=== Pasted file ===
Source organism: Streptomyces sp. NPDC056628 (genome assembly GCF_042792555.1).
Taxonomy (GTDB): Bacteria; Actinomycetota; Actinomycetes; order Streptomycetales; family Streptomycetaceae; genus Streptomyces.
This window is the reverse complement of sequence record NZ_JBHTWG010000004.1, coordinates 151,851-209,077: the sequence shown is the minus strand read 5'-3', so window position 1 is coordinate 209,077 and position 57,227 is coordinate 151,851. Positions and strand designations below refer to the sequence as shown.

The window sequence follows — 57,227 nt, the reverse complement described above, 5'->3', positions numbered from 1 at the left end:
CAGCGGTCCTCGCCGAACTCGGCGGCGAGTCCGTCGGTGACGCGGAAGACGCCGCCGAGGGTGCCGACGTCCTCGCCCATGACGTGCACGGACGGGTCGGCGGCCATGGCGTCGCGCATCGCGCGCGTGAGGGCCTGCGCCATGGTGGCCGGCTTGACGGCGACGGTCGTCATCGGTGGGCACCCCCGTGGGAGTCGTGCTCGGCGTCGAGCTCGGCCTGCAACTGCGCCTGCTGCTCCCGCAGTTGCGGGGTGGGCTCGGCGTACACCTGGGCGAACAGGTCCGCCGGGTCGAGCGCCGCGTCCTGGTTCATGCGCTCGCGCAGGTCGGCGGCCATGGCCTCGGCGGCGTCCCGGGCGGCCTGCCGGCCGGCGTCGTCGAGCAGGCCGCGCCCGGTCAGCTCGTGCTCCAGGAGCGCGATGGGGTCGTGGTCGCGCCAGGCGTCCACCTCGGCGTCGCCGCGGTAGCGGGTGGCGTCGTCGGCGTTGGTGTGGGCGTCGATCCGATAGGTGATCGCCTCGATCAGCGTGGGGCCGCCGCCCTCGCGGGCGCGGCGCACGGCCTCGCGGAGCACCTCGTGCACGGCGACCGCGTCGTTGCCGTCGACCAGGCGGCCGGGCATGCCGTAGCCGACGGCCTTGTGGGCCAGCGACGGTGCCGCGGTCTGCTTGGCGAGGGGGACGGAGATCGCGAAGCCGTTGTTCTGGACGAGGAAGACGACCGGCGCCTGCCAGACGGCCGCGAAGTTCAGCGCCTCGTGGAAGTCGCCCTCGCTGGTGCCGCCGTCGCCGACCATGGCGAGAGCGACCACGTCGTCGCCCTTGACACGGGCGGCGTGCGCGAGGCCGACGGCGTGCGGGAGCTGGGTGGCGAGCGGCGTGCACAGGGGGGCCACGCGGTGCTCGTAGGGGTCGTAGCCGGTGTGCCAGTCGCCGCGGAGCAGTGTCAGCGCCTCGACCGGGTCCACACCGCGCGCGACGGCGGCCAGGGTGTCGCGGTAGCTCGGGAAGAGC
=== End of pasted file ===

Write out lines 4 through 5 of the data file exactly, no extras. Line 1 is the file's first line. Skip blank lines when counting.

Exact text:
The window sequence follows — 57,227 nt, the reverse complement described above, 5'->3', positions numbered from 1 at the left end:
CAGCGGTCCTCGCCGAACTCGGCGGCGAGTCCGTCGGTGACGCGGAAGACGCCGCCGAGGGTGCCGACGTCCTCGCCCATGACGTGCACGGACGGGTCGGCGGCCATGGCGTCGCGCATCGCGCGCGTGAGGGCCTGCGCCATGGTGGCCGGCTTGACGGCGACGGTCGTCATCGGTGGGCACCCCCGTGGGAGTCGTGCTCGGCGTCGAGCTCGGCCTGCAACTGCGCCTGCTGCTCCCGCAGTTGCGGGGTGGGCTCGGCGTACACCTGGGCGAACAGGTCCGCCGGGTCGAGCGCCGCGTCCTGGTTCATGCGCTCGCGCAGGTCGGCGGCCATGGCCTCGGCGGCGTCCCGGGCGGCCTGCCGGCCGGCGTCGTCGAGCAGGCCGCGCCCGGTCAGCTCGTGCTCCAGGAGCGCGATGGGGTCGTGGTCGCGCCAGGCGTCCACCTCGGCGTCGCCGCGGTAGCGGGTGGCGTCGTCGGCGTTGGTGTGGGCGTCGATCCGATAGGTGATCGCCTCGATCAGCGTGGGGCCGCCGCCCTCGCGGGCGCGGCGCACGGCCTCGCGGAGCACCTCGTGCACGGCGACCGCGTCGTTGCCGTCGACCAGGCGGCCGGGCATGCCGTAGCCGACGGCCTTGTGGGCCAGCGACGGTGCCGCGGTCTGCTTGGCGAGGGGGACGGAGATCGCGAAGCCGTTGTTCTGGACGAGGAAGACGACCGGCGCCTGCCAGACGGCCGCGAAGTTCAGCGCCTCGTGGAAGTCGCCCTCGCTGGTGCCGCCGTCGCCGACCATGGCGAGAGCGACCACGTCGTCGCCCTTGACACGGGCGGCGTGCGCGAGGCCGACGGCGTGCGGGAGCTGGGTGGCGAGCGGCGTGCACAGGGGGGCCACGCGGTGCTCGTAGGGGTCGTAGCCGGTGTGCCAGTCGCCGCGGAGCAGTGTCAGCGCCTCGACCGGGTCCACACCGCGCGCGACGGCGGCCAGGGTGTCGCGGTAGCTCGGGAAGAGC